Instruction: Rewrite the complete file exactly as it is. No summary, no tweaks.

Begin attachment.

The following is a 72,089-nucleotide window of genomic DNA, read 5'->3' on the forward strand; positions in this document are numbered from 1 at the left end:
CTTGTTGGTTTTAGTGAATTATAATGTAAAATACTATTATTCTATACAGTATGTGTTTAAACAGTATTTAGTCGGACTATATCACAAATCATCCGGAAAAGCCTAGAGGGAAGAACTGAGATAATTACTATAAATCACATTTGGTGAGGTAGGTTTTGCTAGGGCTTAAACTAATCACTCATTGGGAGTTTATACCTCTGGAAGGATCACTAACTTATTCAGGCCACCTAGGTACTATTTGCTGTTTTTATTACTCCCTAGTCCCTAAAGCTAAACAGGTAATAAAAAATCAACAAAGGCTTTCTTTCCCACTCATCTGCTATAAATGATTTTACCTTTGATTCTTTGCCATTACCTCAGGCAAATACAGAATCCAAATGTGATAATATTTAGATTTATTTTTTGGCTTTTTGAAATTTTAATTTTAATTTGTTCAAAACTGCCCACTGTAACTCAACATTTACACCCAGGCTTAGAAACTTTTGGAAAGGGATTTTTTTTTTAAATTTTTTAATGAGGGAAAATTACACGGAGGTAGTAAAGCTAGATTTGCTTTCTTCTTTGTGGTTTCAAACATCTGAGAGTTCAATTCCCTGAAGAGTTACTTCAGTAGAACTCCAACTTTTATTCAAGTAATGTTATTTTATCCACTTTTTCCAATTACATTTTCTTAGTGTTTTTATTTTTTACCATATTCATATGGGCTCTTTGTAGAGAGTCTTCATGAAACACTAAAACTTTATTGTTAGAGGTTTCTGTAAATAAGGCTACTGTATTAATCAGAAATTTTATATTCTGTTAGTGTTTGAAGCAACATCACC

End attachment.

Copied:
The following is a 72,089-nucleotide window of genomic DNA, read 5'->3' on the forward strand; positions in this document are numbered from 1 at the left end:
CTTGTTGGTTTTAGTGAATTATAATGTAAAATACTATTATTCTATACAGTATGTGTTTAAACAGTATTTAGTCGGACTATATCACAAATCATCCGGAAAAGCCTAGAGGGAAGAACTGAGATAATTACTATAAATCACATTTGGTGAGGTAGGTTTTGCTAGGGCTTAAACTAATCACTCATTGGGAGTTTATACCTCTGGAAGGATCACTAACTTATTCAGGCCACCTAGGTACTATTTGCTGTTTTTATTACTCCCTAGTCCCTAAAGCTAAACAGGTAATAAAAAATCAACAAAGGCTTTCTTTCCCACTCATCTGCTATAAATGATTTTACCTTTGATTCTTTGCCATTACCTCAGGCAAATACAGAATCCAAATGTGATAATATTTAGATTTATTTTTTGGCTTTTTGAAATTTTAATTTTAATTTGTTCAAAACTGCCCACTGTAACTCAACATTTACACCCAGGCTTAGAAACTTTTGGAAAGGGATTTTTTTTTTAAATTTTTTAATGAGGGAAAATTACACGGAGGTAGTAAAGCTAGATTTGCTTTCTTCTTTGTGGTTTCAAACATCTGAGAGTTCAATTCCCTGAAGAGTTACTTCAGTAGAACTCCAACTTTTATTCAAGTAATGTTATTTTATCCACTTTTTCCAATTACATTTTCTTAGTGTTTTTATTTTTTACCATATTCATATGGGCTCTTTGTAGAGAGTCTTCATGAAACACTAAAACTTTATTGTTAGAGGTTTCTGTAAATAAGGCTACTGTATTAATCAGAAATTTTATATTCTGTTAGTGTTTGAAGCAACATCACC